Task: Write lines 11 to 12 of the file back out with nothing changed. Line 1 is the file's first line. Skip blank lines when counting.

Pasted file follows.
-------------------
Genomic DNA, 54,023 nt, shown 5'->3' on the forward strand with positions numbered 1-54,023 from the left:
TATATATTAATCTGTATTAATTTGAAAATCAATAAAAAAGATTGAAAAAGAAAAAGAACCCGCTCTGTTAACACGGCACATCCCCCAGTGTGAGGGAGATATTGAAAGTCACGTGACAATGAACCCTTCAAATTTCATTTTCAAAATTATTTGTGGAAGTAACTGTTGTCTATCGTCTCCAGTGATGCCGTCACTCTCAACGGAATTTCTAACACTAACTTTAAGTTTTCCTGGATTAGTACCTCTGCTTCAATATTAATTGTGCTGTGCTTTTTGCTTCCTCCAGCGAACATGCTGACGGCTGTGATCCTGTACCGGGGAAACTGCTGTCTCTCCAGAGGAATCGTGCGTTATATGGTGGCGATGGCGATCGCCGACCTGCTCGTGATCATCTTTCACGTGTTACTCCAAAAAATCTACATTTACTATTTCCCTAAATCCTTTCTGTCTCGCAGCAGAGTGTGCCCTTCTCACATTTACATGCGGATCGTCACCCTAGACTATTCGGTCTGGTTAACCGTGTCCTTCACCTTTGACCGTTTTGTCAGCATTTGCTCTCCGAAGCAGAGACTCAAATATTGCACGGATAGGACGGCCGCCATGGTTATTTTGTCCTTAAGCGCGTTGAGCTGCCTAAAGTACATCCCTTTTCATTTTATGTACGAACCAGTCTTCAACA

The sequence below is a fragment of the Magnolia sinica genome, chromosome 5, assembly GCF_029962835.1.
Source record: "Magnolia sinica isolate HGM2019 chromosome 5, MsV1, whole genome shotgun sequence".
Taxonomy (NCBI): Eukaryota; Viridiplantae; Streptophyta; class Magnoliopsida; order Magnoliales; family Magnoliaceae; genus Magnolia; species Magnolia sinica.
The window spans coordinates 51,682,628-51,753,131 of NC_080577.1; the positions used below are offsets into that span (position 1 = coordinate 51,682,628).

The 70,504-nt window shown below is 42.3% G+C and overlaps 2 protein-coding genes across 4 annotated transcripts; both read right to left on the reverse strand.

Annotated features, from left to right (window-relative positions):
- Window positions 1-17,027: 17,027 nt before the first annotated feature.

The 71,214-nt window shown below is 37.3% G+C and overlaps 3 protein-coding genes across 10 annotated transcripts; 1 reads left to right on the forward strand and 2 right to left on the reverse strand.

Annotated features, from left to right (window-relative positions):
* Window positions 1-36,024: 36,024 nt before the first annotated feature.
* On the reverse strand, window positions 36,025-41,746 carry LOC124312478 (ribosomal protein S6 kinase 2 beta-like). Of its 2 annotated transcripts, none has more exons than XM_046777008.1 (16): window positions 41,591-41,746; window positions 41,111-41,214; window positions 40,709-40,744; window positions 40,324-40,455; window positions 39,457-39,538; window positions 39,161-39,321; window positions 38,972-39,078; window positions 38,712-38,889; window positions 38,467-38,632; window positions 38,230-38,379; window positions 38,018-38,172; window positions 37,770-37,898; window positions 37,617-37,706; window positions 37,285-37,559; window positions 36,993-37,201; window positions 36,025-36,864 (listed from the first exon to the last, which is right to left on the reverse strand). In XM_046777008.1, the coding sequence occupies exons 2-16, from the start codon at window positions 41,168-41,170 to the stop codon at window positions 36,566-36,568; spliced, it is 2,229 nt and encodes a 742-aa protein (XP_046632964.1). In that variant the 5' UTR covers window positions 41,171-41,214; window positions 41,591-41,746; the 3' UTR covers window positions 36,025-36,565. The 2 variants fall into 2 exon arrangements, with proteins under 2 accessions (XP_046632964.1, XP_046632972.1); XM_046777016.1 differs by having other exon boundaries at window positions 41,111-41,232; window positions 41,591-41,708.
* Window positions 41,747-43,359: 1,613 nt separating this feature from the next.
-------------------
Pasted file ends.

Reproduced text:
Annotated features, from left to right (window-relative positions):
* Window positions 1-36,024: 36,024 nt before the first annotated feature.